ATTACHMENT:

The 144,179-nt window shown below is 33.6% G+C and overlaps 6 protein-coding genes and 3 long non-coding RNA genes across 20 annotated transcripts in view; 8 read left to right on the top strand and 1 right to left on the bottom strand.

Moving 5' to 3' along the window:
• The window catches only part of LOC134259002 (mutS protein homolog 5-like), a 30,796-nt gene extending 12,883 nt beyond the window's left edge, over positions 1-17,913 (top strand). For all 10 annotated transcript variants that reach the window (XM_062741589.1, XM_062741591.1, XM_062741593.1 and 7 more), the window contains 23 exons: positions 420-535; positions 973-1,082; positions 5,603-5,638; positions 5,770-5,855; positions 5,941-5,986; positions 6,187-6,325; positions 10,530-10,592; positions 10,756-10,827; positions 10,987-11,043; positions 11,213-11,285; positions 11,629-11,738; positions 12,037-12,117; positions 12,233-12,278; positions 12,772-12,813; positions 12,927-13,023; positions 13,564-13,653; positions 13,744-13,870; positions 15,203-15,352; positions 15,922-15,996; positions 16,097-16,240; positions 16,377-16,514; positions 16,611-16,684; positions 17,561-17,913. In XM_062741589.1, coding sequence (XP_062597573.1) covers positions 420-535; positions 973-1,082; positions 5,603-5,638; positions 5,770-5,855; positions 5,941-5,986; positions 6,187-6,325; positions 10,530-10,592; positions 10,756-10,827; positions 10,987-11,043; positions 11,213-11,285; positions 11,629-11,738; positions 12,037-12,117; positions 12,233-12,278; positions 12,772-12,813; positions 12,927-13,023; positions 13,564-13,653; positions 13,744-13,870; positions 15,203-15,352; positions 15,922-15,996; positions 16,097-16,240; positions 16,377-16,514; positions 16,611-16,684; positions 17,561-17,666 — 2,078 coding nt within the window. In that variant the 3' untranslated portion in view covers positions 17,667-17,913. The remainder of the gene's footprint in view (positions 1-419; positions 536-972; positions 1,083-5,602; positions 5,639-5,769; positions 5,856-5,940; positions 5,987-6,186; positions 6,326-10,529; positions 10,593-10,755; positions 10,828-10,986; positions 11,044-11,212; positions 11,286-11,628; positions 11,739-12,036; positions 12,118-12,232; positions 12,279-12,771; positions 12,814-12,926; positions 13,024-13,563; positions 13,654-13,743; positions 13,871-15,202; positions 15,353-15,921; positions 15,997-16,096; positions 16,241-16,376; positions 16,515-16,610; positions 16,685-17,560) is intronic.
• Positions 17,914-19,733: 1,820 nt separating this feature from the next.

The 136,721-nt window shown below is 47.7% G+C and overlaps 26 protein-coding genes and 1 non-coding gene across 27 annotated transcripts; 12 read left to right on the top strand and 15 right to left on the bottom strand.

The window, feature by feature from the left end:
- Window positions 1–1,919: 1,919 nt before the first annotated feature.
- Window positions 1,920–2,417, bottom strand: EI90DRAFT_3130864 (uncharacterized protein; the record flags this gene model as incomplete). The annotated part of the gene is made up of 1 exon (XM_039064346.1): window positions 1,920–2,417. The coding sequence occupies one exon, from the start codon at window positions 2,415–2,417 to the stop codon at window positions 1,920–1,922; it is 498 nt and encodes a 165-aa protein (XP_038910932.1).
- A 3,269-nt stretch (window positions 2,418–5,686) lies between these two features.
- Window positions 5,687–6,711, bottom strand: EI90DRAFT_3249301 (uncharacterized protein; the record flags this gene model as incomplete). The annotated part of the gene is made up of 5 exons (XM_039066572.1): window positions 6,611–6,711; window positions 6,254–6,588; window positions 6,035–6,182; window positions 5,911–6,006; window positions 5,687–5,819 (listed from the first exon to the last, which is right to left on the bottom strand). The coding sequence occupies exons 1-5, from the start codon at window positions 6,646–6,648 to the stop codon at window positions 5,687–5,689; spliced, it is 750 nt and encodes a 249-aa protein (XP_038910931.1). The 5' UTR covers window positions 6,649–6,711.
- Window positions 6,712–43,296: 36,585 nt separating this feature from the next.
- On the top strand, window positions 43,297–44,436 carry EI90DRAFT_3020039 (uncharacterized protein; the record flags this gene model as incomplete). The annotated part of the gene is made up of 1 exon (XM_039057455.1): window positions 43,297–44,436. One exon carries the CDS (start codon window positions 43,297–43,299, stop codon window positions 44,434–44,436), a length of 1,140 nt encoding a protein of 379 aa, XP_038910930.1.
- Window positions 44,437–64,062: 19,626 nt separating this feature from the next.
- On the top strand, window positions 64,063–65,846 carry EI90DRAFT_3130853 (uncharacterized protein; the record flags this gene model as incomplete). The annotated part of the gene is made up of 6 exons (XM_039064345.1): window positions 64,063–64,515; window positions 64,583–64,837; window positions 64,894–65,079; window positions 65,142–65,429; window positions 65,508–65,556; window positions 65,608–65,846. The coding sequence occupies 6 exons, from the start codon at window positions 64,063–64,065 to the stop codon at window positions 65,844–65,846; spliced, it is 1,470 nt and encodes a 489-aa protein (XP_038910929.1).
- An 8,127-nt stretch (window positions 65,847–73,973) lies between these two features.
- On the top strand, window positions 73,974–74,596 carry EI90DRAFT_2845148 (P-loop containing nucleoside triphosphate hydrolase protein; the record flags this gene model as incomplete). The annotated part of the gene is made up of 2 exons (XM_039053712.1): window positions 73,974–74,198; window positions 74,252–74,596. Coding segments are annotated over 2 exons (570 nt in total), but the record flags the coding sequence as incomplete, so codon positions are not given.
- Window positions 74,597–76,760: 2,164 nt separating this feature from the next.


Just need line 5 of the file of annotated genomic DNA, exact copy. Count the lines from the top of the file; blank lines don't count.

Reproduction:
The 136,721-nt window shown below is 47.7% G+C and overlaps 26 protein-coding genes and 1 non-coding gene across 27 annotated transcripts; 12 read left to right on the top strand and 15 right to left on the bottom strand.